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Timewarp
05-12-2008, 01:43 AM
Hey there,
I left my 4x6 bandsaw unsupervised for a moment and returned to a smoking motor! Saw had jammed in the cut, motor is burned out.
Found an old motor, installed it, but it turns the wrong way. This is an older motor, with 4 wires coming from the windings
http://img.skitch.com/20080512-mbdnqx5kxtme76bskxst33rxfi.preview.jpg (http://skitch.com/timewarp/m87x/img-0356)Click for full size (http://skitch.com/timewarp/m87x/img-0356) - Uploaded with plasq (http://plasq.com)'s Skitch (http://skitch.com)
http://img.skitch.com/20080512-dkiusccnma4c8pu9br5tykb1eb.preview.jpg (http://skitch.com/timewarp/m87c/img-0359)Click for full size (http://skitch.com/timewarp/m87c/img-0359) - Uploaded with plasq (http://plasq.com)'s Skitch (http://skitch.com)
There 2 wires going to terminal 1, one wire going to terminals 2 and 4. What isn't shown is the power input, ungrounded going to terminals 3 and 4.

What if anything must I do to reverse rotation of the motor?

Thanks, Paul

winchman
05-12-2008, 03:29 AM
That appears to be a shaded pole motor (type SP on tag), and they can't be reversed.

Roger

J Tiers
05-12-2008, 08:12 AM
SP also might be "split phase", which will agree with the power (1/4 HP) and the number of wires (4). I have never seen a 1/4 HP shaded pole motor.......... 1/20 hp, yes. 1/4 HP, no.

The way a split phase is reversed is to reverse the wires that go to the start winding, but NOT the wires to the run winding. it is the relative phase between them that determines rotation, since the motor will keep going whichever way it is started.

Two wires need to be reversed in connection. The best way, with an unknown motor, is to use an ohm-meter and determine which 2 are part of one winding. You likely want the winding that goes from 1 to 2.

One of the two wires on terminal 1 should have continuity to terminal 2, and those two are probably the ones to be reversed.

When it is right, the motor will start and you will hear a click as the start winding is switched out, at which time the current draw will drop down to the "run" current. (Start current is always high).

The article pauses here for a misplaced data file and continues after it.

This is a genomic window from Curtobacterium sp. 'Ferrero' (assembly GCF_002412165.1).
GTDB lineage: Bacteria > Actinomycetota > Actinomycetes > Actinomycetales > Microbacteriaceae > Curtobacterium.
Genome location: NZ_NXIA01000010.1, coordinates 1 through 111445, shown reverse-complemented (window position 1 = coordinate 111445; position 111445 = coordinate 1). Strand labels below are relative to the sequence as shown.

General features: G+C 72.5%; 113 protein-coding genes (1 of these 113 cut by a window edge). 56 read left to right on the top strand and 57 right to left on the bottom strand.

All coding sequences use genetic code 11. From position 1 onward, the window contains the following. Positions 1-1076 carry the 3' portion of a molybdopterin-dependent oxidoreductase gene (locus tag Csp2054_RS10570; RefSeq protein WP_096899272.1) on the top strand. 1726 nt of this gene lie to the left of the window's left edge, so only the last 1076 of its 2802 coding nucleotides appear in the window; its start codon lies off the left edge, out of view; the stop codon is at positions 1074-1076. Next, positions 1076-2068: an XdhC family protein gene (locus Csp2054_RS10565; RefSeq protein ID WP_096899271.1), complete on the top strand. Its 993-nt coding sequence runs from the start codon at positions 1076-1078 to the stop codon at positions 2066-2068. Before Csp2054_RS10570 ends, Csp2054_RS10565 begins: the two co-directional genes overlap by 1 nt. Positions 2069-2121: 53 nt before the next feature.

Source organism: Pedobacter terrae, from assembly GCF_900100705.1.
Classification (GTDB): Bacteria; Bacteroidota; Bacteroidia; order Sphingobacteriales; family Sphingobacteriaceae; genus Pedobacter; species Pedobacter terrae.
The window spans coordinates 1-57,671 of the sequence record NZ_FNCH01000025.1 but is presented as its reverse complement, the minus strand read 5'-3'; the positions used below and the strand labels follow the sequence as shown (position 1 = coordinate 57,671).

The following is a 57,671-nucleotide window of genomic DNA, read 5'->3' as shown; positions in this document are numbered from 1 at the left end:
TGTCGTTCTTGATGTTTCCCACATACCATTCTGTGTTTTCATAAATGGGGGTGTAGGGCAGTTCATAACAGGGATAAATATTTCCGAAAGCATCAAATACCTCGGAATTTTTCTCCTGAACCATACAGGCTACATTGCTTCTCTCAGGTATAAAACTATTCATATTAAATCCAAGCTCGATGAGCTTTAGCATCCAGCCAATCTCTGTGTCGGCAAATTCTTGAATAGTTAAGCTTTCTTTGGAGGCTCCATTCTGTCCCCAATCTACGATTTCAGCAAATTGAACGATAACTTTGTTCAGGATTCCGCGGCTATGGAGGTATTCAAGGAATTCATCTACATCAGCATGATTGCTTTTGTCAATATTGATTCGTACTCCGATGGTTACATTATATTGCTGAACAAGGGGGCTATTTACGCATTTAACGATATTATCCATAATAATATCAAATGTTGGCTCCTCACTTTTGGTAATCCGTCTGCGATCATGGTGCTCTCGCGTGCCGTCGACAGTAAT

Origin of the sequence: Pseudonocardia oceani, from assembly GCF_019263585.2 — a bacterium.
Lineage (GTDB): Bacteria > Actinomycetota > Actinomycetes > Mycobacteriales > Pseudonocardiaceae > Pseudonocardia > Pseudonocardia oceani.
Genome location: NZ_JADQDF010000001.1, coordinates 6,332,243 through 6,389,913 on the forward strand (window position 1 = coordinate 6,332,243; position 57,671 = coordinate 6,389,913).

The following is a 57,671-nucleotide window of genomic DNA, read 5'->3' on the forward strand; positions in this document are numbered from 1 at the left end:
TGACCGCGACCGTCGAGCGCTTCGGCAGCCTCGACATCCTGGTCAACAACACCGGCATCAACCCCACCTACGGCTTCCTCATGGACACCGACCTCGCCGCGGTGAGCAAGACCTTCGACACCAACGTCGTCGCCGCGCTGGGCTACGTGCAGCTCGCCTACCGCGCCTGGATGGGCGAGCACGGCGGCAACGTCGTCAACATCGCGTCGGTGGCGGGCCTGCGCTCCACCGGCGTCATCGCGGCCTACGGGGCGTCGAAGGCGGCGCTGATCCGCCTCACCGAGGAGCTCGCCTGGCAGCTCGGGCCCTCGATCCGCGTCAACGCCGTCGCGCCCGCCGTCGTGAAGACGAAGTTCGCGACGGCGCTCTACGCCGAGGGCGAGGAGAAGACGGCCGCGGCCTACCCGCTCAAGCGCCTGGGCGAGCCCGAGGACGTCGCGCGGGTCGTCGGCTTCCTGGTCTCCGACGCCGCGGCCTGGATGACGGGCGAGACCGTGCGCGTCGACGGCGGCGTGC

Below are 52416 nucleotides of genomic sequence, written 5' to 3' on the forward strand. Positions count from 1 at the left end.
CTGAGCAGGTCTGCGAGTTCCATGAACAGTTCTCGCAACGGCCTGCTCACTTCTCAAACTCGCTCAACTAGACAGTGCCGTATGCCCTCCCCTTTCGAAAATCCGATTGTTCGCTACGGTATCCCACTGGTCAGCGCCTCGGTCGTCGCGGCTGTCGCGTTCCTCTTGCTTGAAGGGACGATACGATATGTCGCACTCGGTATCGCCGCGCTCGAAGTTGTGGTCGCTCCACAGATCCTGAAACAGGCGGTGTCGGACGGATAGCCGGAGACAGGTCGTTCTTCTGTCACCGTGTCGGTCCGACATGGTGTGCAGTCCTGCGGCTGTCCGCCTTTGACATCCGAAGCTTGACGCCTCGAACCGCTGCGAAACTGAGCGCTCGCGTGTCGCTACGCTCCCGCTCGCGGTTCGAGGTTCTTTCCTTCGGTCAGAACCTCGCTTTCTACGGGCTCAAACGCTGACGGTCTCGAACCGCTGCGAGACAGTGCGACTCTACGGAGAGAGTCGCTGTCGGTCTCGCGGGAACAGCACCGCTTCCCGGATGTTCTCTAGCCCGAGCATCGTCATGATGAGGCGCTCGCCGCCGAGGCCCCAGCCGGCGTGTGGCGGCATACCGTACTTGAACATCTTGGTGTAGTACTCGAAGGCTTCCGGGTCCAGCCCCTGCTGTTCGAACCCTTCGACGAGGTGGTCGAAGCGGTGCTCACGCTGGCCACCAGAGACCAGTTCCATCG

Dawai
05-12-2008, 08:42 AM
That being a Canadian motor, it may only run in reverse trying to get back to Canada...

Yes.. proper way to reverse motor is swapping start-capacitor-winding ends connections.. making the capacitor on the "other side" of the start winding from the power... it (capacitor) sort of delays the power pulse from the run winding making it take off in "that" direction..

No capacitor (bump) on outside of motor, none in pecker head.. no reverse..

The thing-a-ma-bob there with the red button is the overload.. press it if it won't run.

Bob Ford
05-12-2008, 09:32 AM
The longer wire going to terminal one is most likely one side of the start winding if so it would go to terminal two to reverse the motor. First us a ohmeter to prove. With the long wire removed from terminal one you should have a reading between 1 and 2 LOW OHM"S and HIGH OHM"S or no reading from 1 or 2 to the other wires. Reason I say high ohm's is the start winding is probably connected to the center of the run winding.

Bob

jcc3inc
05-12-2008, 09:54 AM
Sir,

As J. Tiers said, you need to reverse the starting winding. Usually the starting winding has smaller wires than the run winding. You may need to open the motor to find this winding. It is conceivable that one end of the start winding may be tied to one of the run winding terminals, in which case you will need to disconnect it and change it to the other run terminal.

Regards,
Jack C.

bruto
05-12-2008, 10:12 AM
I've run into a few of those split phase motors, especially those for applicances and pumps, that have a common lead for start and run windings, buried deep enough that for all practical purposes they are non reversible. If you don't see a pair of wires for reversing, there's a good chance you're out of luck.

Timewarp
05-12-2008, 10:24 AM
First of all, thanks to all who replied, this is an amazing resource.